the courts were removed, it was only due to the insistence of the officials, to which Rastoptchin reluctantly gave way. He was himself entirely absorbed by the role he had assumed. As is often the case with persons of heated imagination, he had known for a long while that Moscow would be abandoned; but he had known it only with his intellect, and refused with his whole soul to believe in it, and could not mentally adapt himself to the new position of affairs.

The whole course of his painstaking and vigorous activity—how far it was beneficial or had influence on the people is another question— aimed simply at awakening in the people the feeling he was himself possessed by—hatred of the French and confidence in himself.

But when the catastrophe had begun to take its true historic proportions; when to express hatred of the French in words was plainly insufficient; when it was impossible to express that hatred even by a battle; when self-confidence was of no avail in regard to the one question before Moscow; when the whole population, as one man, abandoning their property, streamed out of Moscow, in this negative fashion giving proof of the strength of their patriotism;—then the part Rastoptchin had been playing suddenly became meaningless. He felt suddenly deserted, weak, and absurd, with no ground to stand on.

On being waked out of his sleep to read Kutuzov’s cold and peremptory note, Rastoptchin felt the more irritated the more he felt himself to blame. There was still left in Moscow all that was under his charge, all the government property which it was his duty to have removed to safety. There was no possibility of getting it all away. “Who is responsible for it? who has let it come to such a pass?” he wondered. “Of course, it’s not my doing. I had everything in readiness; I held Moscow in my hand—like this! And see what they have brought things to! Scoundrels, traitors!” he thought, not exactly defining who were these scoundrels and traitors, but feeling a necessity to hate these vaguely imagined traitors, who were to blame for the false and ludicrous position in which he found himself.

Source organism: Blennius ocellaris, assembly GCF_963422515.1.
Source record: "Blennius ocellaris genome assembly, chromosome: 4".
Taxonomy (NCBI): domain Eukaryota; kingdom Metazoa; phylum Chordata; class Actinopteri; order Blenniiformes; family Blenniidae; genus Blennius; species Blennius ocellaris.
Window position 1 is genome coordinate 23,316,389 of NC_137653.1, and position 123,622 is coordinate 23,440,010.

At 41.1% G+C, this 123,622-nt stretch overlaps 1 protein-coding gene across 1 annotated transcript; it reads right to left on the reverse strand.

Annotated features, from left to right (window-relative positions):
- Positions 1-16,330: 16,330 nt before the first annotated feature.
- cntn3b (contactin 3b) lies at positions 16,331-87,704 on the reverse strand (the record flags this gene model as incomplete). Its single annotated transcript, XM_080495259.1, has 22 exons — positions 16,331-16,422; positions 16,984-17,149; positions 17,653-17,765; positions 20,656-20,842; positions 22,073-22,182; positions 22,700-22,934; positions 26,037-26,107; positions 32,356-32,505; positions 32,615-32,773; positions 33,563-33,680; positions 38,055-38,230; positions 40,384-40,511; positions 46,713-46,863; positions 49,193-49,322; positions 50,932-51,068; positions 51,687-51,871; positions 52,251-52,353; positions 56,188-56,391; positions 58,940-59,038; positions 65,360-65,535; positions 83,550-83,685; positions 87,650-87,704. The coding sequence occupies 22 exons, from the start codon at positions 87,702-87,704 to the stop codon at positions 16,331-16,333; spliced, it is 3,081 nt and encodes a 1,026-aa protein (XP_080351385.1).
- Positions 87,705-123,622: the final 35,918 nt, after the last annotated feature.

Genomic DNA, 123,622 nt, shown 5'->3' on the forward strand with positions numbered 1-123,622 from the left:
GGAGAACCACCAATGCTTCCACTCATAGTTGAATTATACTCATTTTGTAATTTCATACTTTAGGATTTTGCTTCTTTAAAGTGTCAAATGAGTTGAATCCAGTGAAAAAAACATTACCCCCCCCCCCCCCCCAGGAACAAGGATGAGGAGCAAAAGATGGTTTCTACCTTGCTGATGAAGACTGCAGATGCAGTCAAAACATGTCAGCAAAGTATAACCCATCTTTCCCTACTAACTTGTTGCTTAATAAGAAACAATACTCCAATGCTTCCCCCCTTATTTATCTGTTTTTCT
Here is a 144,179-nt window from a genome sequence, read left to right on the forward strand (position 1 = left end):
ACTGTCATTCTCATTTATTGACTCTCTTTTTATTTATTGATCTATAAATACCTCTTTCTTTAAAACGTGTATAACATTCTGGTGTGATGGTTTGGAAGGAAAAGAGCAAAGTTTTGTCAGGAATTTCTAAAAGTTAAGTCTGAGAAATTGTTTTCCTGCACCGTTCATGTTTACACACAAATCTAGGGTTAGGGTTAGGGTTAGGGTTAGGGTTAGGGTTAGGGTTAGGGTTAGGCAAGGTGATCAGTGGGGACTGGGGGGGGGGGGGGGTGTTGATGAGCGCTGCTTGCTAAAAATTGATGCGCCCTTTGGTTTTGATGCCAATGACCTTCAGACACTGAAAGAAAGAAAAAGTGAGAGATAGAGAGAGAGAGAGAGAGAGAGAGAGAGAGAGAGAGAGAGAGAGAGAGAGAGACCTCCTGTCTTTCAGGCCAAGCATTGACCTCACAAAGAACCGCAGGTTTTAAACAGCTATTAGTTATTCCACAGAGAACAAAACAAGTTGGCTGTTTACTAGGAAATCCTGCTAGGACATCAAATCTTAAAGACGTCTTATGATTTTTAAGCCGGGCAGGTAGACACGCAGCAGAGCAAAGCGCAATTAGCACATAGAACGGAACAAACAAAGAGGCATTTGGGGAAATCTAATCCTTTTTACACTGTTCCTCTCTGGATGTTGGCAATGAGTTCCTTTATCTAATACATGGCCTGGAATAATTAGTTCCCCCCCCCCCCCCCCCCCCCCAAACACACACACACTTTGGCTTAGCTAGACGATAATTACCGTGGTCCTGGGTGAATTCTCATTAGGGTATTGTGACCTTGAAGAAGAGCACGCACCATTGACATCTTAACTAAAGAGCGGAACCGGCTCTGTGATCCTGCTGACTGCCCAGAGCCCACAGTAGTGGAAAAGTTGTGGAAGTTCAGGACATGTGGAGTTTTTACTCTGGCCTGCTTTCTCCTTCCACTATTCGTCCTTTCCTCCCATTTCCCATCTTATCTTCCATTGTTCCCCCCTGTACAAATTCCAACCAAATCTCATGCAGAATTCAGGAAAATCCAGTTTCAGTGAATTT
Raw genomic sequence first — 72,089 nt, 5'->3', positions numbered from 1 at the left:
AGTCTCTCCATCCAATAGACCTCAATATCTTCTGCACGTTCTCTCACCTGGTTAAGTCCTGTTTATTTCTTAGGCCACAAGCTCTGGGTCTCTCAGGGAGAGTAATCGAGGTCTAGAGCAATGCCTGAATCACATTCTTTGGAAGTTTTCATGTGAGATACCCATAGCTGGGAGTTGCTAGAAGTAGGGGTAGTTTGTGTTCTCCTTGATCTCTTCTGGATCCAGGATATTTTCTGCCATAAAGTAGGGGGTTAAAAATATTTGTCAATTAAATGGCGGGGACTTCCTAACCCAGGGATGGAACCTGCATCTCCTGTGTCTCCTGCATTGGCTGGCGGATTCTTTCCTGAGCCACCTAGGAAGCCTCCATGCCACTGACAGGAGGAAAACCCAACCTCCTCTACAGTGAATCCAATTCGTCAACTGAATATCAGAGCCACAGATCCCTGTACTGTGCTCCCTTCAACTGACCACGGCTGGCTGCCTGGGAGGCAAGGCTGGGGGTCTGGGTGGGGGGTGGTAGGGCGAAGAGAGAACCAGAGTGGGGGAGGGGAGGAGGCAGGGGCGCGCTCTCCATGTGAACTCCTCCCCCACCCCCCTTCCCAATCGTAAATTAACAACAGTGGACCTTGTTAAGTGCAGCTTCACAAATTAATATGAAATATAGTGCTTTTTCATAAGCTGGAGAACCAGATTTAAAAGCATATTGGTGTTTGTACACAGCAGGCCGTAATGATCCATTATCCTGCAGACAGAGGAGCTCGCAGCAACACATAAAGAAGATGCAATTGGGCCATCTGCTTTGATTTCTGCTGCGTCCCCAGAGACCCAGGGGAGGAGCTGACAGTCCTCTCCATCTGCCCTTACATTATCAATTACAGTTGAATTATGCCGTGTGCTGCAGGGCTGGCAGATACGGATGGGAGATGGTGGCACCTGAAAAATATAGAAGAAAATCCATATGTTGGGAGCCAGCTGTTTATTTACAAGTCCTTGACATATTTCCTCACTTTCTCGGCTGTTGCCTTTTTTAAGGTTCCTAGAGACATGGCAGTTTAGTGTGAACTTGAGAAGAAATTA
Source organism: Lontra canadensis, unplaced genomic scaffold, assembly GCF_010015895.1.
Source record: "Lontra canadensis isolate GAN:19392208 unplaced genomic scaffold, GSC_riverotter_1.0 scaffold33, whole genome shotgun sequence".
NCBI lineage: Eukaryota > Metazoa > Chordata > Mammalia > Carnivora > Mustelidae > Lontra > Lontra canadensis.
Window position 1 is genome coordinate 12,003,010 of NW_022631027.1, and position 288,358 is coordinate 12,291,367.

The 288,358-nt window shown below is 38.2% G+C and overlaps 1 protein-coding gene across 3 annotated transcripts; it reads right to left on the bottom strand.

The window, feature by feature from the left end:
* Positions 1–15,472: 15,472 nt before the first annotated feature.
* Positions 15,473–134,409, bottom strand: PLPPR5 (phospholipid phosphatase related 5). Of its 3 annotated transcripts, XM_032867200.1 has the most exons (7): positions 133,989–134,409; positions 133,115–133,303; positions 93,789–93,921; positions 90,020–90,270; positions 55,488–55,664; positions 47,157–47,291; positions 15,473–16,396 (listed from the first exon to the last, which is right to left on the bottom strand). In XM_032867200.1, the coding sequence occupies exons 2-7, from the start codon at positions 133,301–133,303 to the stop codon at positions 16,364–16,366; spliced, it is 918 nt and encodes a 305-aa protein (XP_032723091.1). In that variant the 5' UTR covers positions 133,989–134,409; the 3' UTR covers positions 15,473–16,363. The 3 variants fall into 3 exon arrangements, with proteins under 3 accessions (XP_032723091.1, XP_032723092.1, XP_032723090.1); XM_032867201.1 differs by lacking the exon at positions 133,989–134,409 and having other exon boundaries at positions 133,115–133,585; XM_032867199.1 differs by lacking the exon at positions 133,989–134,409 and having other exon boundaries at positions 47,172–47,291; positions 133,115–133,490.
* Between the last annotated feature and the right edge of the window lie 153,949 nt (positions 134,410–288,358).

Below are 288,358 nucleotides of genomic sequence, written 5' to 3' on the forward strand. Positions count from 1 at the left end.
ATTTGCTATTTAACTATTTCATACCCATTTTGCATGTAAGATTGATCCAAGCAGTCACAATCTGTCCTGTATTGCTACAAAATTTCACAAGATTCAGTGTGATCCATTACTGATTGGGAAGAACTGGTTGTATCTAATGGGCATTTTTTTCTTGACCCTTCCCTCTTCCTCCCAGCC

All that night Rastoptchin was giving instructions, for which people were continually coming to him from every part of Moscow. His subordinates had never seen the count so gloomy and irascible.

“Your excellency, they have come from the Estates Department, from the director for instructions.… From the Consistory, from the Senate, from the university, from the Foundling Hospital, the vicar has sent … he is inquiring … what orders are to be given about the fire brigade? The overseer of the prison … the superintendent of the mad-house …” all night long, without pause, messages were being brought to the count.

To all these inquiries he gave brief and wrathful replies, the drift of which was that his instructions were now not needed, that all his careful preparations had now been ruined by somebody, and that that somebody would have to take all responsibility for anything that might happen now.

“Oh, tell that blockhead,” he replied to the inquiry from the Estates Department, “to stay and keep guard over his deeds. Well, what nonsense are you asking about the fire brigade? There are horses, let them go off to Vladimir. Don’t leave them for the French.”

“Your excellency, the superintendent of the madhouse has come; what are your commands?”

“My commands? Let them all go, that’s all.… And let the madmen out into the town. When we have madmen in command of our armies, it seems it’s God’s will they should be free.”

To the inquiry about the convicts in the prison, the count shouted angrily to the overseer:

“What, do you want me to give you two battalions for a convoy for them, when we haven’t any battalions at all? Let them all go, and that settles it!”

“Your excellency, there are political prisoners—Myeshkov, Vereshtchagin …”

  By PanEris using Melati.

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